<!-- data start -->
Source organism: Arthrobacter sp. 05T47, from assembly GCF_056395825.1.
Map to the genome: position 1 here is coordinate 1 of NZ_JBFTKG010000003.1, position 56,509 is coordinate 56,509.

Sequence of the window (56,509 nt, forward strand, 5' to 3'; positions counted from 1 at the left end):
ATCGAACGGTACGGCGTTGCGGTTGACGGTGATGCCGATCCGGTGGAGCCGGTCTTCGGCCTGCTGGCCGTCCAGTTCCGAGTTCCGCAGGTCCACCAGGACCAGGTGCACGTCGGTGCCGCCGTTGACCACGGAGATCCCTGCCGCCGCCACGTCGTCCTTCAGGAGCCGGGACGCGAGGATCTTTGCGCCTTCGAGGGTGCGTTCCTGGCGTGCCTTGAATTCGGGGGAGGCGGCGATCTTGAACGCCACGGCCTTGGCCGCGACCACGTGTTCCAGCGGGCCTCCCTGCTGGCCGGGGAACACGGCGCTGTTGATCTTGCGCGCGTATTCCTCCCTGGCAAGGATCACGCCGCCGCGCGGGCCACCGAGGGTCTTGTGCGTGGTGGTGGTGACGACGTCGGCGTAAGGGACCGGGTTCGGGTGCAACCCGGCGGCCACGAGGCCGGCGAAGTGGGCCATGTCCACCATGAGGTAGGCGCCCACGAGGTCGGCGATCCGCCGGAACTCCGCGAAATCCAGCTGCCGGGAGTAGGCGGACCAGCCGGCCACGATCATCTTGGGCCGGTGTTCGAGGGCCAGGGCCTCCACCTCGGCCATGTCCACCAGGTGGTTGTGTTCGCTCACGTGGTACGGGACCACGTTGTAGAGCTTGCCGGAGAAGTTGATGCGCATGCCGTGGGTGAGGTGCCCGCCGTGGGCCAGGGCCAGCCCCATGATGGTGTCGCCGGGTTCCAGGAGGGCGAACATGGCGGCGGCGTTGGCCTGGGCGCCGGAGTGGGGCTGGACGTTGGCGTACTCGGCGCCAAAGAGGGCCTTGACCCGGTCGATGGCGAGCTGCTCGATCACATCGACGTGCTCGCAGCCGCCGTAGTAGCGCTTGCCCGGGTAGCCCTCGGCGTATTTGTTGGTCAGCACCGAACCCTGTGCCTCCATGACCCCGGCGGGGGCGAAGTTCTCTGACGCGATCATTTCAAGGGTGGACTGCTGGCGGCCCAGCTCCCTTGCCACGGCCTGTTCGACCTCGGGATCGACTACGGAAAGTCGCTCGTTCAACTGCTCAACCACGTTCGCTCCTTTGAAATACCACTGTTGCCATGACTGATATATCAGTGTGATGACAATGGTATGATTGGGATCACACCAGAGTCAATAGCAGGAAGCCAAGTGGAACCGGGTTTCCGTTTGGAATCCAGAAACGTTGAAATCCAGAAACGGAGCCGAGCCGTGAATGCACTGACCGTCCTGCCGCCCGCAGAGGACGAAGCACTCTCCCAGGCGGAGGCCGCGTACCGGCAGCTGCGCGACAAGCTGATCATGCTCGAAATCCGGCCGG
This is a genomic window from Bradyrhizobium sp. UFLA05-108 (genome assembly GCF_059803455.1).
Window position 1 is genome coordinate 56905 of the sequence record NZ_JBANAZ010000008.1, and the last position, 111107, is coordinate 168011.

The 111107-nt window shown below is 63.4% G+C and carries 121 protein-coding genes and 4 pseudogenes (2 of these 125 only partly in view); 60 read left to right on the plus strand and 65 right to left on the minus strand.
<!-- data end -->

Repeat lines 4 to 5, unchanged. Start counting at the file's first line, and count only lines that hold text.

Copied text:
ATCGAACGGTACGGCGTTGCGGTTGACGGTGATGCCGATCCGGTGGAGCCGGTCTTCGGCCTGCTGGCCGTCCAGTTCCGAGTTCCGCAGGTCCACCAGGACCAGGTGCACGTCGGTGCCGCCGTTGACCACGGAGATCCCTGCCGCCGCCACGTCGTCCTTCAGGAGCCGGGACGCGAGGATCTTTGCGCCTTCGAGGGTGCGTTCCTGGCGTGCCTTGAATTCGGGGGAGGCGGCGATCTTGAACGCCACGGCCTTGGCCGCGACCACGTGTTCCAGCGGGCCTCCCTGCTGGCCGGGGAACACGGCGCTGTTGATCTTGCGCGCGTATTCCTCCCTGGCAAGGATCACGCCGCCGCGCGGGCCACCGAGGGTCTTGTGCGTGGTGGTGGTGACGACGTCGGCGTAAGGGACCGGGTTCGGGTGCAACCCGGCGGCCACGAGGCCGGCGAAGTGGGCCATGTCCACCATGAGGTAGGCGCCCACGAGGTCGGCGATCCGCCGGAACTCCGCGAAATCCAGCTGCCGGGAGTAGGCGGACCAGCCGGCCACGATCATCTTGGGCCGGTGTTCGAGGGCCAGGGCCTCCACCTCGGCCATGTCCACCAGGTGGTTGTGTTCGCTCACGTGGTACGGGACCACGTTGTAGAGCTTGCCGGAGAAGTTGATGCGCATGCCGTGGGTGAGGTGCCCGCCGTGGGCCAGGGCCAGCCCCATGATGGTGTCGCCGGGTTCCAGGAGGGCGAACATGGCGGCGGCGTTGGCCTGGGCGCCGGAGTGGGGCTGGACGTTGGCGTACTCGGCGCCAAAGAGGGCCTTGACCCGGTCGATGGCGAGCTGCTCGATCACATCGACGTGCTCGCAGCCGCCGTAGTAGCGCTTGCCCGGGTAGCCCTCGGCGTATTTGTTGGTCAGCACCGAACCCTGTGCCTCCATGACCCCGGCGGGGGCGAAGTTCTCTGACGCGATCATTTCAAGGGTGGACTGCTGGCGGCCCAGCTCCCTTGCCACGGCCTGTTCGACCTCGGGATCGACTACGGAAAGTCGCTCGTTCAACTGCTCAACCACGTTCGCTCCTTTGAAATACCACTGTTGCCATGACTGATATATCAGTGTGATGACAATGGTATGATTGGGATCACACCAGAGTCAATAGCAGGAAGCCAAGTGGAACCGGGTTTCCGTTTGGAATCCAGAAACGTTGAAATCCAGAAACGGAGCCGAGCCGTGAATGCACTGACCGTCCTGCCGCCCGCAGAGGACGAAGCACTCTCCCAGGCGGAGGCCGCGTACCGGCAGCTGCGCGACAAGCTGATCATGCTCGAAATCCGGCCGG
This is a genomic window from Bradyrhizobium sp. UFLA05-108 (genome assembly GCF_059803455.1).